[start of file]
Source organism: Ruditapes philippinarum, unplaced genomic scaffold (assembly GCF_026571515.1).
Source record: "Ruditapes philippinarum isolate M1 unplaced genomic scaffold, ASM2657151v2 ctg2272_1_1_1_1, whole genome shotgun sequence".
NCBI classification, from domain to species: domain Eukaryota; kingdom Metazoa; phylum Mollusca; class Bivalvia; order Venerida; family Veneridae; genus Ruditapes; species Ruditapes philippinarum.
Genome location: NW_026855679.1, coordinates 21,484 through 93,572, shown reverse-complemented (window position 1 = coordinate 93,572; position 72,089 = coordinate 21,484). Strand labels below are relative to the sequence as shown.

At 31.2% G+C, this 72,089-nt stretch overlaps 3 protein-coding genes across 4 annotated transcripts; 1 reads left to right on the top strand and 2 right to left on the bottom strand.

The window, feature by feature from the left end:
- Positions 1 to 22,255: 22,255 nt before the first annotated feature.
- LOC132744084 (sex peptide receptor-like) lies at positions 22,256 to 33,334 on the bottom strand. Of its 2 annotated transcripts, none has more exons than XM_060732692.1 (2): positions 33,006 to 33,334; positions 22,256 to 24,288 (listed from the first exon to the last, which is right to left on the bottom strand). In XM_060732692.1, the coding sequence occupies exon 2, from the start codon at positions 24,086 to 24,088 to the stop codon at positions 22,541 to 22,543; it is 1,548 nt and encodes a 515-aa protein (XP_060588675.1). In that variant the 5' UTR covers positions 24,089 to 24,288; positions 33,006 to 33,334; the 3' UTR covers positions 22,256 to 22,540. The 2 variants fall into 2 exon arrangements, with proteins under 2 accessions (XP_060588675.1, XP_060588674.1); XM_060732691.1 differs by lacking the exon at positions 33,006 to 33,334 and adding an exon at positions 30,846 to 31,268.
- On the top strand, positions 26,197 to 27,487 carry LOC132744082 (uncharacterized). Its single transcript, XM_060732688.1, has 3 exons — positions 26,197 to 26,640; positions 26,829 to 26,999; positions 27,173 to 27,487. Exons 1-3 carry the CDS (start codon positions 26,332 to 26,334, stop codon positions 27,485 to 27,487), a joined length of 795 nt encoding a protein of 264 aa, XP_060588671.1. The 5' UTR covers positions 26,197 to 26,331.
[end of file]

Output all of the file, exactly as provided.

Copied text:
Source organism: Ruditapes philippinarum, unplaced genomic scaffold (assembly GCF_026571515.1).
Source record: "Ruditapes philippinarum isolate M1 unplaced genomic scaffold, ASM2657151v2 ctg2272_1_1_1_1, whole genome shotgun sequence".
NCBI classification, from domain to species: domain Eukaryota; kingdom Metazoa; phylum Mollusca; class Bivalvia; order Venerida; family Veneridae; genus Ruditapes; species Ruditapes philippinarum.
Genome location: NW_026855679.1, coordinates 21,484 through 93,572, shown reverse-complemented (window position 1 = coordinate 93,572; position 72,089 = coordinate 21,484). Strand labels below are relative to the sequence as shown.

At 31.2% G+C, this 72,089-nt stretch overlaps 3 protein-coding genes across 4 annotated transcripts; 1 reads left to right on the top strand and 2 right to left on the bottom strand.

The window, feature by feature from the left end:
- Positions 1 to 22,255: 22,255 nt before the first annotated feature.
- LOC132744084 (sex peptide receptor-like) lies at positions 22,256 to 33,334 on the bottom strand. Of its 2 annotated transcripts, none has more exons than XM_060732692.1 (2): positions 33,006 to 33,334; positions 22,256 to 24,288 (listed from the first exon to the last, which is right to left on the bottom strand). In XM_060732692.1, the coding sequence occupies exon 2, from the start codon at positions 24,086 to 24,088 to the stop codon at positions 22,541 to 22,543; it is 1,548 nt and encodes a 515-aa protein (XP_060588675.1). In that variant the 5' UTR covers positions 24,089 to 24,288; positions 33,006 to 33,334; the 3' UTR covers positions 22,256 to 22,540. The 2 variants fall into 2 exon arrangements, with proteins under 2 accessions (XP_060588675.1, XP_060588674.1); XM_060732691.1 differs by lacking the exon at positions 33,006 to 33,334 and adding an exon at positions 30,846 to 31,268.
- On the top strand, positions 26,197 to 27,487 carry LOC132744082 (uncharacterized). Its single transcript, XM_060732688.1, has 3 exons — positions 26,197 to 26,640; positions 26,829 to 26,999; positions 27,173 to 27,487. Exons 1-3 carry the CDS (start codon positions 26,332 to 26,334, stop codon positions 27,485 to 27,487), a joined length of 795 nt encoding a protein of 264 aa, XP_060588671.1. The 5' UTR covers positions 26,197 to 26,331.